Do you and your business suffer from seasonality?
Some Examples of Seasonality
The farmer plants his crops, often borrowing money to buy the seed and fertilizers, hire equipment and workers against a crop that will come in three, four, five or six months later. What do they do if the crops fail or the weather devastates a crop?
Colleges enroll students at one or two times of the year. The students pay upfront and then the college must use that money wisely over the entire year so that they have the money to pay their bills and payroll and maintain the facilities. And what happens if they have unusual expenses or less (or more) enrollment than expected?
Holiday camps, resorts and venues operate 12 months of the year but are often only open for 8 weeks in a year? How do they manage to pay their bills all year round?
Ski fields open when the first real snowfall happens. But what happens when there is no snow or only ice? Yes the snow making machines help but are they the answer to seasonality? And what happens when one year has a six week season and the next an eight week season and the next a four week season and then a twelve week season. What does that do to staffing and other resources?
The less obvious seasonality challenges
Seasonality affects every business in some way. The examples above are obvious examples but what about the following examples:
- Slow down for holidays when business to business trading can cease for up to three months in parts of the world.
- Changes in time, money and resources at budget time.
- Staffing issues when unemployment is low and finding good people is a challenge.
- Finding and outfitting premises when there are few properties available.
- An unexpected disaster or demand that affects the business operation.
- Planning for change and the circumstances of that change are different than expected as happened with the global financial crisis.
Dealing with Seasonality
Since all business experience some seasonality, they need to do the following to manage their seasonality:
- Manage cashflow, always keep a reserve for the unexpected.
- Make decisions quickly to take advantage of opportunities but do a risk management analysis of what happens if it fails.
- Have good insurance cover for business disasters and keep it current and relevant.
- Have a good support team to discuss ideas with, coaches, mentors or masterminds.
- Remember that this too shall pass and if you have to change than change is required. And business is always about responding to change: changing needs, changing conditions, changing products, changing expectations and changing conditions.
- The man who fails to adapt will be out of business quickly
In the comment box, share how seasonality affects you and what you have in place to support the seasonality of your business.
To your future success
How does a lighthouse relate to business and what does money have to do with either?
The lighthouse is a business and to continue to keep the shipping lanes safe, someone needs to pay – pay for maintenance, the lighthouse keeper and the power bill.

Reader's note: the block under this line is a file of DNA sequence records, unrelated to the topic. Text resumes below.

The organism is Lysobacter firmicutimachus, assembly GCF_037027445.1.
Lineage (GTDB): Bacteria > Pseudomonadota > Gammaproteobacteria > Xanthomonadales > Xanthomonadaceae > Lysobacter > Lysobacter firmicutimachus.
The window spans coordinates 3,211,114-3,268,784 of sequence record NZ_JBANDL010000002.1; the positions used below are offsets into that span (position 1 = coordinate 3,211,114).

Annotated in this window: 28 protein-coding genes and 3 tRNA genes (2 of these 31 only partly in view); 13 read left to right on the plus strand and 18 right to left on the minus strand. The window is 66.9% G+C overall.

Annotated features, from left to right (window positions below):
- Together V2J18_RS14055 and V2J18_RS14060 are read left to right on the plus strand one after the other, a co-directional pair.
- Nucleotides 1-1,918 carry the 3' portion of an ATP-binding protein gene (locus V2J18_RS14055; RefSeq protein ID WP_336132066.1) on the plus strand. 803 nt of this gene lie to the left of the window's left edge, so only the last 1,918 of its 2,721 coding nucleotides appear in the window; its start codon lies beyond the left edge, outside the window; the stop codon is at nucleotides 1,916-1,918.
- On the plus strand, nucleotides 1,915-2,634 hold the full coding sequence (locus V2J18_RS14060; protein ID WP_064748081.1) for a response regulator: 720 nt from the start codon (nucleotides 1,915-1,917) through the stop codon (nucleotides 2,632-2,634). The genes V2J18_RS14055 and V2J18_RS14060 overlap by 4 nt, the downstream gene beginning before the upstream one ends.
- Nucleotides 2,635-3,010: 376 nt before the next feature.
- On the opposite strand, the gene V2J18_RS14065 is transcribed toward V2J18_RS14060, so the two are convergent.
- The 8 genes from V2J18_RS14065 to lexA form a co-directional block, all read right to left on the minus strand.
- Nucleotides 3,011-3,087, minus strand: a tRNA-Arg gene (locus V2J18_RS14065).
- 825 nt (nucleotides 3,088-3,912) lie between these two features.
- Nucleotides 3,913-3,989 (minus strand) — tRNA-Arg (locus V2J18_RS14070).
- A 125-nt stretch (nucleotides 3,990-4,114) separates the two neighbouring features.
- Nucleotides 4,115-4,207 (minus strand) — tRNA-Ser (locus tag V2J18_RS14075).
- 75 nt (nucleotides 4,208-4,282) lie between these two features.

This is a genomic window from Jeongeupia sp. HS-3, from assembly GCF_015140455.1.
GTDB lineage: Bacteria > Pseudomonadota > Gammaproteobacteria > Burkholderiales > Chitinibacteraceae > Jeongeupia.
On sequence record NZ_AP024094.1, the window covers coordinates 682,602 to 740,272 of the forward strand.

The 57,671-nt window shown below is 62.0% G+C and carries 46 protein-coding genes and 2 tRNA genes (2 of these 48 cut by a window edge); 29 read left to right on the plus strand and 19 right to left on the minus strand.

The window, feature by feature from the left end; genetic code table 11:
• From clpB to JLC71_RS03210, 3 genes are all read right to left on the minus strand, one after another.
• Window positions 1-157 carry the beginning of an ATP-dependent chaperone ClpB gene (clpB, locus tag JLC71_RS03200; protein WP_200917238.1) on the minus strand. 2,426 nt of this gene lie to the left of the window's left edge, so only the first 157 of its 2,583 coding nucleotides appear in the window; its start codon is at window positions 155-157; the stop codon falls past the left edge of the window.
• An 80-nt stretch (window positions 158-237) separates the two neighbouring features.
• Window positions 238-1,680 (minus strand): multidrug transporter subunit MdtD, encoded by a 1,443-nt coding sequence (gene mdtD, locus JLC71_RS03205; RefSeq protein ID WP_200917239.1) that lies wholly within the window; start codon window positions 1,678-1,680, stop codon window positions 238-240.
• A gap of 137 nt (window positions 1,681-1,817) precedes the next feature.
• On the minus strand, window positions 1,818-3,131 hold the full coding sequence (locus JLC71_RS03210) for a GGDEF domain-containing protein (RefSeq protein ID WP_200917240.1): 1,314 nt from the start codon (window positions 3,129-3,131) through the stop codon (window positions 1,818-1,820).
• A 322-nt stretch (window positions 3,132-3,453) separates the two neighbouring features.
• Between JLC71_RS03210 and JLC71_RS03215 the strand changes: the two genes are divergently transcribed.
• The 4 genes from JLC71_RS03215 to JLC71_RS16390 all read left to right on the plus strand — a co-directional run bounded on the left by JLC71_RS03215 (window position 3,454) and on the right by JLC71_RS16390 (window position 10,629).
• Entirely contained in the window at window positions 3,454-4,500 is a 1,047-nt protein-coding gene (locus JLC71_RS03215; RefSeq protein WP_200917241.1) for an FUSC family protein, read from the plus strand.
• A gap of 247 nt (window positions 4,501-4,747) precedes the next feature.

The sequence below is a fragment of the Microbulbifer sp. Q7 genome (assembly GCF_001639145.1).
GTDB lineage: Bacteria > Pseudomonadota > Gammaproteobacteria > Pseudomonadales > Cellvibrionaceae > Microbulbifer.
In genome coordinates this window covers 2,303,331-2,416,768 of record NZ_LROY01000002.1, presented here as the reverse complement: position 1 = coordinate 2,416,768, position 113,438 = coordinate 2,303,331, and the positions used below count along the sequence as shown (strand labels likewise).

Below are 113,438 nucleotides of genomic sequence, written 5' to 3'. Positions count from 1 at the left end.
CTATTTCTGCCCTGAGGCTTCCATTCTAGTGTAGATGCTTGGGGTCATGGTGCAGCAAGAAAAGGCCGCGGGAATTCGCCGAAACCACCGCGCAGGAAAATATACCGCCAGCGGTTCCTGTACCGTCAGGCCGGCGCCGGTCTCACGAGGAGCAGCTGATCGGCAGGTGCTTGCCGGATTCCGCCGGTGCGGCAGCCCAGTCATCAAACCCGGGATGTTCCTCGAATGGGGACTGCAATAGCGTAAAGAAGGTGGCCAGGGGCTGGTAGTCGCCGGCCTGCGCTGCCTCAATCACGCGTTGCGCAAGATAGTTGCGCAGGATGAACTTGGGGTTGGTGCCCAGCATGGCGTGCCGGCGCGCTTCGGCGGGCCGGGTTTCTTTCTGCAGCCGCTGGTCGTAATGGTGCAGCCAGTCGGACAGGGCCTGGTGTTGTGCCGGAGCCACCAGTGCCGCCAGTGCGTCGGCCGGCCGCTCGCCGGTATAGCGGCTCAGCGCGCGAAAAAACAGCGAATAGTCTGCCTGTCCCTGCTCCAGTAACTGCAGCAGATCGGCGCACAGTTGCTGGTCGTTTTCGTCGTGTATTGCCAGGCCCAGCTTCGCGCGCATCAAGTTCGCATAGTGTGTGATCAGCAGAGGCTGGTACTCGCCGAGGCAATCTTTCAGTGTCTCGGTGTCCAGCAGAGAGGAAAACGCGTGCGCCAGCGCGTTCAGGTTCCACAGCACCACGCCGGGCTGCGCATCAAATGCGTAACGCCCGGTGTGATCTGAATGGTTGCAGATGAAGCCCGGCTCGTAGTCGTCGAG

This morning Dennis Roberts shared Philosophy ( philo- “loving” + sophia “knowledge” )‘s photo on Facebook.
What you want to earn and what you earn are often very different for many people.
effort = income
There will be times when the income may seem disproportional to the effort you put in though.
There will be many times when you work very hard and seem to achieve nothing. Oh and before you tell me that winning a lottery or another game of chance, think – you have to buy the ticket or enter the contest.
So let’s look at what you want to earn in your business.
You need to do some research and you also need to do some personal mindset work.
- Look at what other similar businesses earn. Keep in mind that the revenue in must also cover the cost of the goods you sold, some of your expenses and the related taxes.
- Look at how comfortable you are at charging that rate. If you feel that the norm in industry is comfortable for you to charge than see what happens if you increase that by 10%. Unless you believe that the rates are too high for your target niche, try never to charge less.
- Look at what you were earning as an employee and how that income supported your lifestyle. In your own business will this be adequate for you or do you need to earn more? If you need to earn more, what more will you deliver to your clients?
- And finally, look at what your clients can afford to pay. If the people you want to deal with can afford what you want to earn, then charge them that price but unless you can find clients who are able to pay you what you want to earn then you will never earn it.
- And finally, figure out if there are enough hours in the day to deliver what you want to earn. If you are the sole deliverer of your service and your service delivery model requires you to produce the goods, then you are limited by the time you have available to deliver. For example – If you get paid $20.00 per hour and can only work 5 hours per day 4 days per week, you can only earn 20*5*4= 400 per week out of which you will have to pay costs and tax.
Take some time to figure out what you want to earn and then create a sales forecast and a cashflow forecast to see if you are VIABLE. It always surprises people when they do the numbers how hard it is to earn what they want.
In the comments let me know if you are earning what you want and what you are doing about changing the situation.
To your well-being